Here is a link to the full note and here is a section from it:
The attendees clearly thought that Donald Trump wanted to achieve several goals over the next year: (a) a trade deal of some sort with China; (b) avoiding military conflict with North Korea or Iran, but making some progress on pulling back the nuclear programs of both; and (c) keeping the economy growing at 2% at least. While a major agreement was unlikely to be made with North Korea or Iran, few believed either country’s economy was strong enough to support a military conflict. While they were both in Russia’s sphere, Putin was not likely to provide the backing they would need in a confrontation with the United States.
At the beginning of the year we thought the S&P 500 would appreciate by 15% in 2019, taking it to 2850. That is about where we are now and sentiment is becoming very pessimistic, as it usually does at market lows. If the world avoids a widespread recession, there is positive momentum on trade talks with China, and the Hong Kong protests quiet down, we may be in a bottoming area for the markets. The inverted yield curve is, however, arguing that this view is too optimistic.
Looking across the conversations at all four lunches, there was a sense that the problems being discussed would mostly work out for the best. The China trade issue would result in an agreement but the long-term intellectual property issues would remain. Growth around the world would be slow over the next decade. This is also what the low level of interest rates is signaling. Debt around the world is a long-term problem but not an immediate one. In a nuclear world nobody really wants to go to war with anyone. India was the only country that some investors wanted to buy. There is nobody running for President of the United States that anyone is really enthusiastic about and none of the candidates has a program for economic growth. Somehow we would all be sitting at these lunches a year from now with a little more net worth, but similarly confused about what the future might hold for our grandchildren.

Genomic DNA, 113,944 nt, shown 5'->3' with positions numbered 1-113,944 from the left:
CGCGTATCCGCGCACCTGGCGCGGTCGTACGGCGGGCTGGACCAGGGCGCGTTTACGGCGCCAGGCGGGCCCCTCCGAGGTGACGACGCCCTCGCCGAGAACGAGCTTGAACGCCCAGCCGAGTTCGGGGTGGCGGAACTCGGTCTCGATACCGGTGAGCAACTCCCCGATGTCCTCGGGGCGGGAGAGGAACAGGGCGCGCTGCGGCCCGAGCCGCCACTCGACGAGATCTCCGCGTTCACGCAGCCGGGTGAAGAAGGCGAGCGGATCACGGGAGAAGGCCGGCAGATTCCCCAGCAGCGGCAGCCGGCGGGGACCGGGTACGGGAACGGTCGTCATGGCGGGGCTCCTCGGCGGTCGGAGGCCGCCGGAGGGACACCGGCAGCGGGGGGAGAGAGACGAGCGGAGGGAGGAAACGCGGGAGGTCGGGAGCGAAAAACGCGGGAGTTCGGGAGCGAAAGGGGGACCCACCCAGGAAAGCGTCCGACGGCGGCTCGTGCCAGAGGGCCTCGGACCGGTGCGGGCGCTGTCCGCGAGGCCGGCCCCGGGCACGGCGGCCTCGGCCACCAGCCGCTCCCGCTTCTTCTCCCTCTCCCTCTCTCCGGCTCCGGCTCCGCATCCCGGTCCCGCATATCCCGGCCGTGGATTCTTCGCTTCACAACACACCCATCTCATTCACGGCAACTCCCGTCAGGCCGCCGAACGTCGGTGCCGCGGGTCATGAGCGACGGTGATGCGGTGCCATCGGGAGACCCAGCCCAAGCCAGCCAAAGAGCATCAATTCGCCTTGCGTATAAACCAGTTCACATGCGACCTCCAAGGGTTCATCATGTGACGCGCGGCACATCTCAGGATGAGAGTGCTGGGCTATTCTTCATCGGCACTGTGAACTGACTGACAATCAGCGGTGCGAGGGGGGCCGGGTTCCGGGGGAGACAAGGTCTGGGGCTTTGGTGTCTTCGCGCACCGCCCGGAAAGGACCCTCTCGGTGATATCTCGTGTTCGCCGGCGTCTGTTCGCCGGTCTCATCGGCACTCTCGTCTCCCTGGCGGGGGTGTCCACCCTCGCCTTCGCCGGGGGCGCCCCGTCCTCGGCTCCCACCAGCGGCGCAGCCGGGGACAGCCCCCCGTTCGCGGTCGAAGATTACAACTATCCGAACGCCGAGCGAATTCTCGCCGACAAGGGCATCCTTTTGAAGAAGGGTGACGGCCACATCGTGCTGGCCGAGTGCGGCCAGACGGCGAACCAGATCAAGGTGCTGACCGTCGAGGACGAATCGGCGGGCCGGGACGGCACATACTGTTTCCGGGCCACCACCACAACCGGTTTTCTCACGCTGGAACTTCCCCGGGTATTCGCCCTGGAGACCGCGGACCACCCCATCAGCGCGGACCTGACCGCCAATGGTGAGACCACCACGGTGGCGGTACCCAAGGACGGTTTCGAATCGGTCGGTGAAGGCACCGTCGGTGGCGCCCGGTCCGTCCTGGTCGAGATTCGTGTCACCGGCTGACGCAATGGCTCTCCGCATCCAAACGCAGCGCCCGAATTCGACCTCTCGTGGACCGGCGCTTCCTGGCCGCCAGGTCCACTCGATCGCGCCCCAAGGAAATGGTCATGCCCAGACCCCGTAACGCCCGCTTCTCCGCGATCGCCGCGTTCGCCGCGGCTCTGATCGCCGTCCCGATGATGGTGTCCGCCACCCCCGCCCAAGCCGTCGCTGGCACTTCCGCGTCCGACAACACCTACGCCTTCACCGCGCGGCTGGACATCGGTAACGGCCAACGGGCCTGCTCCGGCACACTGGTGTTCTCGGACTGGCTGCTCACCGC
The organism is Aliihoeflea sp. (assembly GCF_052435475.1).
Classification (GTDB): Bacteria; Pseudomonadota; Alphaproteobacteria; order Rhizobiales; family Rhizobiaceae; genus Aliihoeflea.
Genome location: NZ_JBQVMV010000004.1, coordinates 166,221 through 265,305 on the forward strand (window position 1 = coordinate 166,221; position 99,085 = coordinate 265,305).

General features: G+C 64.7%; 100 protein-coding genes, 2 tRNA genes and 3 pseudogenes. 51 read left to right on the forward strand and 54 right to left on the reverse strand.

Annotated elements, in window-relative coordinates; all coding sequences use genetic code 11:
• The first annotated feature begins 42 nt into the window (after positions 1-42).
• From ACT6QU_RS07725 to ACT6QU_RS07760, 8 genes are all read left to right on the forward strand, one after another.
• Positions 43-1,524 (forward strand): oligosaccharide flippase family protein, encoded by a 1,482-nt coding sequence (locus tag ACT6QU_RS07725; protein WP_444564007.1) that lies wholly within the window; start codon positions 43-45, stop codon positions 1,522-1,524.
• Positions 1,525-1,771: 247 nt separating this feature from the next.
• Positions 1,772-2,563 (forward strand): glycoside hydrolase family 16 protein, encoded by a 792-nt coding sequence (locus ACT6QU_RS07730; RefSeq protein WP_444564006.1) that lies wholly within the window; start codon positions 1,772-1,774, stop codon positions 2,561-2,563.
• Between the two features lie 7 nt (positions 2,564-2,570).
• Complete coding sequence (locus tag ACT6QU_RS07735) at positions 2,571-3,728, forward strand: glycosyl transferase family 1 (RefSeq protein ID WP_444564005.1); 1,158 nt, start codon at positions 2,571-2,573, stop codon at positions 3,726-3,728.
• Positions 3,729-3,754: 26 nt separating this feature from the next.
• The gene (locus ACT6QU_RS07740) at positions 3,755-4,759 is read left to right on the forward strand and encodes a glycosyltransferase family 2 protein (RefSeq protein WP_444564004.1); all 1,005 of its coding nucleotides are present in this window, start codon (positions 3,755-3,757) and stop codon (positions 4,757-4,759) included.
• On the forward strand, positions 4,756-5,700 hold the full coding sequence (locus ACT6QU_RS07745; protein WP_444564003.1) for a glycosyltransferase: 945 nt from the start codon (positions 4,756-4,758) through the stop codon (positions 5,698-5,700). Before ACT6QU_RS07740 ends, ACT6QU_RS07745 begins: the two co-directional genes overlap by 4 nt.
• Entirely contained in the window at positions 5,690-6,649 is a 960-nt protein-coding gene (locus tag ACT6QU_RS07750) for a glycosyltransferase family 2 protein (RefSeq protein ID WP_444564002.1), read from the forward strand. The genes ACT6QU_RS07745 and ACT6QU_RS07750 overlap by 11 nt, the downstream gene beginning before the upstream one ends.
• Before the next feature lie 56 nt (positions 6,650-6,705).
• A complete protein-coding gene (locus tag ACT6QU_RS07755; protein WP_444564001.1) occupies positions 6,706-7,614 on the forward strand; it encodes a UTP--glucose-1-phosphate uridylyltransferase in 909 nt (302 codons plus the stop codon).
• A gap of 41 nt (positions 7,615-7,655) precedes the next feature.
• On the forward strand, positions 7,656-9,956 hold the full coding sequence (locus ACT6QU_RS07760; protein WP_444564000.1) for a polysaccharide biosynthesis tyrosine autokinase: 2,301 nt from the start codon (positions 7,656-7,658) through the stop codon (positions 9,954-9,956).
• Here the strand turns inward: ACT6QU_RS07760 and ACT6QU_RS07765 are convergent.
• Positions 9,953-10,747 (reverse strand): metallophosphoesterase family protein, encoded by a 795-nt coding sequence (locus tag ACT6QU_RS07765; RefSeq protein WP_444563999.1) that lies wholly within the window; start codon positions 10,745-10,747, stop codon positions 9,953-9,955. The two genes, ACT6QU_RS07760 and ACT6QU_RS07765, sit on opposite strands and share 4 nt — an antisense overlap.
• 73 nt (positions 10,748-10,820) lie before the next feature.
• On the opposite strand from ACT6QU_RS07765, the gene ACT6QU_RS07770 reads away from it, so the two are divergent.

One of the most important considerations is that there is a great deal of cash sitting on the side lines. If I think about the investment committees I sit on, most have a lot of cash, and most participants on calls are very cautious. On the other hand, the funds I have more control over are still fully invested. The fear being voiced is a symptom of the fact the stock market has been ranging for more than 18 months amid some acute bouts of volatility.
The Chinese economy is slowing down. Commodity producers are also slowing down even quicker as a result. Europe’s major exporters are also slowing down, partly as a result of the Chinese slowdown. The US consumer is still confident, but the big question is about how affected the corporate sector is by the trade war.
Costco’s first Chinese store was mobbed on its opening day today, suggesting there is ample demand for products where consumers have faith in both the quality and provenance of goods. It’s important, I believe, to look at evidence on the ground rather than focus on political rhetoric about the trade war.
Meanwhile the number of central banks cutting rates continues to increase, fiscal stimulus is all the rage and there is clear potential for these trends to accelerate. There is potential we are at the trough in global growth but until we see evidence of commodities bottoming that remains a supposition.
The most important thing to monitor is the performance of the stock market. The S&P500 and Nasdaq-100 remains above their respective trend means. The clearest sign of a move to supply dominance would be these indices encountering resistance in the region of the trend mean and, subsequently, sustaining moves below their respective Boxing Day lows.